Feemster, the shop foreman, manages the fuel production process in a corner of the shop that might otherwise be designated for maintenance work. Wearing worn work boots and a crisp blue collar he ensures gallons of vegetable oil are processed though a series of tubes, filters and tanks until it is transformed into fuel fit for pumping into the county’s diesel fleet.
It’s a program that has garnered Calhoun County two awards from state associations in the past 12 months. The fledgling program, called From Stovetop to Road Top, has room to grow. But for the time being, that growth is being stunted by a lack of the fuel’s primary component – vegetable oil.
“There is a finite amount available,” said Mark Bentley, executive director of the Alabama Clean Fuels Coalition. “The oil is a function of either the collection of restaurants, or consumer collection.”
Here in Calhoun County the numbers seem low when considering that Calhoun County only collects 20 gallons of household oil a week, Bentley said. The county collects considerably more, between 100 and 150 gallons, from area restaurants and uses restaurants as the primary source of oil for biodiesel conversion.
Once combined, Highway Department produces enough biodiesel from the two sources to supplement its overall fuel consumption by 10 percent.
“We just do a little formula and figure out how much 10 percent would be,” Feemster said. “Then we just fill it up with regular diesel fuel.”
County engineer Brian Rosenbalm estimates that over the two-year life of the program, it has saved the county about a dollar for every gallon of fuel it’s produced. So far that’s about 3,500 gallons, and so, about $3,500 in savings.
Another potential source of oil for fuel –- school lunchrooms –- hasn’t been tapped in Calhoun County. Neither has a potential consumer of the product –- school bus fleets.
“I don’t know that we’ve ever made contact with the county school system as to whether or not we get their grease,” Rosenbalm said. “I think it’s something we can check into and see if it’s feasible.”
Mary Stonebreaker, the director of Calhoun County school system’s child nutrition program, said she’d never heard of the highway department’s biodiesel program, but would be interested in participating. She said the schools don’t use as much grease to cook as the used to, but they may be able to collect enough to supply the county with some additional oil. The school system currently has a company pick up its excess oil, she said.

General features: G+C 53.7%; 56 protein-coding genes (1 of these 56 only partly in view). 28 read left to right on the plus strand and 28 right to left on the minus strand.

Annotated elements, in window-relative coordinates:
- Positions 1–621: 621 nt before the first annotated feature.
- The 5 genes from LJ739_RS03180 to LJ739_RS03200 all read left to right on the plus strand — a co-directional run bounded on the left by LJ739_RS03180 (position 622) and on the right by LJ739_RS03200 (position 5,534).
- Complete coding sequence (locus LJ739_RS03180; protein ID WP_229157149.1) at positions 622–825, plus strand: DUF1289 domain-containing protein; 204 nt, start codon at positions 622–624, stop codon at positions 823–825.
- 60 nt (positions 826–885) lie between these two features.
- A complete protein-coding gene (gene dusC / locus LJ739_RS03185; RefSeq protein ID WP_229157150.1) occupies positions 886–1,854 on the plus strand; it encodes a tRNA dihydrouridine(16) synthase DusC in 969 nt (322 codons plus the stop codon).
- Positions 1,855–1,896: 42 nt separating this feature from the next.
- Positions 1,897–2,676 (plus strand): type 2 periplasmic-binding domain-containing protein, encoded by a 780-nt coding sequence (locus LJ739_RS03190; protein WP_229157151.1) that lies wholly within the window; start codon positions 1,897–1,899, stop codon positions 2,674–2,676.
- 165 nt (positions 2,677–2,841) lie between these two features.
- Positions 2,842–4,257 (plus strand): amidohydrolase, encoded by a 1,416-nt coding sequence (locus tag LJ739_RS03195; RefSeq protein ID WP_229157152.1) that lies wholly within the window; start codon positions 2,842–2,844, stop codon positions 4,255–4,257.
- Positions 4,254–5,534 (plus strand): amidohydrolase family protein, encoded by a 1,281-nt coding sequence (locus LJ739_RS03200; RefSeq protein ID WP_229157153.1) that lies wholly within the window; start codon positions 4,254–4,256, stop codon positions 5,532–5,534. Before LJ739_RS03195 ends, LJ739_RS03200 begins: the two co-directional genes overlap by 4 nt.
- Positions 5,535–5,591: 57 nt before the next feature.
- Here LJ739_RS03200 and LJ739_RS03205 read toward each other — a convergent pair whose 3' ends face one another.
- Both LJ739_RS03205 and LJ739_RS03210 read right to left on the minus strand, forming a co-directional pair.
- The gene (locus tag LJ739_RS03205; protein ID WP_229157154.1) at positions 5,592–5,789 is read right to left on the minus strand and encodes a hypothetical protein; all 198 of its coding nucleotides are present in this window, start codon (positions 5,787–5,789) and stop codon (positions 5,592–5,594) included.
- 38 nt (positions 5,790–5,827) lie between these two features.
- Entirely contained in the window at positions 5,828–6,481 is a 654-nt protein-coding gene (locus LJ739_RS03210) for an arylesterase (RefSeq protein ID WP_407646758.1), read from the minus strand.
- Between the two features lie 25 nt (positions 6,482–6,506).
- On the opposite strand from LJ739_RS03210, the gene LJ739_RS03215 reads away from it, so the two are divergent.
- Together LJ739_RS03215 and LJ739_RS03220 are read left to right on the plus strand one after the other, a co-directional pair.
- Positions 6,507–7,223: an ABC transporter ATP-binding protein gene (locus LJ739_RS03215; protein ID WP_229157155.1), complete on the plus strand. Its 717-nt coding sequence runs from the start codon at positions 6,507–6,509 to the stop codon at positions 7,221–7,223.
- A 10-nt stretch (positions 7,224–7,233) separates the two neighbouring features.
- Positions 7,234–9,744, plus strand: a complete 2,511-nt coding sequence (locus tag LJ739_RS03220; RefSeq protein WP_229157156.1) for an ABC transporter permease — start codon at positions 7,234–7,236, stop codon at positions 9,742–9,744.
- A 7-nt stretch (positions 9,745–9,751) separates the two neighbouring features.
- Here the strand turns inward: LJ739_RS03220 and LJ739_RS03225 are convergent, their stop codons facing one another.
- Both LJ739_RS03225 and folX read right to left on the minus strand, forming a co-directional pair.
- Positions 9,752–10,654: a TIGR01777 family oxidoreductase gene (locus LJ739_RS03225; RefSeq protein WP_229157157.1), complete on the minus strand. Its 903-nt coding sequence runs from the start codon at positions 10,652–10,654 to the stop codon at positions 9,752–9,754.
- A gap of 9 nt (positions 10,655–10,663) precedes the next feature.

The school’s participation in the program is quite feasible, they both said.
Adopting a school bus fleet into the biodiesel program would be more complicated and is something that would take a considerable amount of time to coordinate. And, for now, the highway department only produces enough biodiesel to supplements its on fleet, Rosenbalm said.
“It’s something that would be well into the future,” he said. “We would have to grow our program to make that possible.”
Kenneth New, transportation director for Calhoun County Schools said biodiesel fuel consumption is something that might work for the school bus fleet in the future. He, like Stonebreaker, learned of the county’s biodiesel conversion program Monday.
One more obstacle in the program's growth -– linked to fuel collection –- is communication. Bentley said that when people know about the program, they are usually happy to participate in it.
“The process is really, truly a no-brainier,” Bentley said. “Once you lay it out and you get somebody to buy in … then all of the sudden folks do it.”
Contact staff writer Laura Johnson at 256-235-3544.